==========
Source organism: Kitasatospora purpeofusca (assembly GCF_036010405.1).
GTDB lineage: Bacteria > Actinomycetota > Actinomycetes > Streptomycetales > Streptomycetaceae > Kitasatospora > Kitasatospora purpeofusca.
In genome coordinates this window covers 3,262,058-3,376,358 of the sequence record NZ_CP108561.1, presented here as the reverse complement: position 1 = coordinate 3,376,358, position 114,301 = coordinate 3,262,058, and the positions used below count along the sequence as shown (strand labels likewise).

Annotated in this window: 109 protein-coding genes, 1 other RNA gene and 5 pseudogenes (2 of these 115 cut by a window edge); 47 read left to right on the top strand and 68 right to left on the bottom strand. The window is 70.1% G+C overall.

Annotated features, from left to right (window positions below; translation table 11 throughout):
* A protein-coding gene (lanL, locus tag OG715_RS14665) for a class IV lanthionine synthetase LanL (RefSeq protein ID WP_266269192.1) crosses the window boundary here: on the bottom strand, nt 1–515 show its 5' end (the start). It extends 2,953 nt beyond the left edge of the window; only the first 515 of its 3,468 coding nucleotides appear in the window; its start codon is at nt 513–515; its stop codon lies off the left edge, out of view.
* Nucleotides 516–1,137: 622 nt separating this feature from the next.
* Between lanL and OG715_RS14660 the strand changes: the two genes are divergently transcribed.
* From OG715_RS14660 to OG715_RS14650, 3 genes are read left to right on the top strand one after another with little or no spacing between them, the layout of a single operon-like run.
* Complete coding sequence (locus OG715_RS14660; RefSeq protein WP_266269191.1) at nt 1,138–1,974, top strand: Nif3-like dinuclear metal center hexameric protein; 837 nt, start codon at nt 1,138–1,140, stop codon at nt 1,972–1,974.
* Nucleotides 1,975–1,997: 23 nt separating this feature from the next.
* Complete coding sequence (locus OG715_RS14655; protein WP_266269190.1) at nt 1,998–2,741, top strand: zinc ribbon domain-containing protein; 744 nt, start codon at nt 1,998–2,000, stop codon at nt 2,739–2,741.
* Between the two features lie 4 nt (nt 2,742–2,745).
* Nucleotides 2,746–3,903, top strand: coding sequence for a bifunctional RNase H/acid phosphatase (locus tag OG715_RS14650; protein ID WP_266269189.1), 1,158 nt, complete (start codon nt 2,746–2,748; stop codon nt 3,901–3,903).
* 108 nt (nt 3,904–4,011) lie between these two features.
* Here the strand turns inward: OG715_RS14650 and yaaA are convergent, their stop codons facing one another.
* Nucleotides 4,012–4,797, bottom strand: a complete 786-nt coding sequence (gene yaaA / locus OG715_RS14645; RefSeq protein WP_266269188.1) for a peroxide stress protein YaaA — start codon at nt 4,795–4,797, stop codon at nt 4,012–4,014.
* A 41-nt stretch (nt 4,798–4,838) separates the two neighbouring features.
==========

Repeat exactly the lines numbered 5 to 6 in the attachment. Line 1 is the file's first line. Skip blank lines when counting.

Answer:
Annotated features, from left to right (window positions below; translation table 11 throughout):
* A protein-coding gene (lanL, locus tag OG715_RS14665) for a class IV lanthionine synthetase LanL (RefSeq protein ID WP_266269192.1) crosses the window boundary here: on the bottom strand, nt 1–515 show its 5' end (the start). It extends 2,953 nt beyond the left edge of the window; only the first 515 of its 3,468 coding nucleotides appear in the window; its start codon is at nt 513–515; its stop codon lies off the left edge, out of view.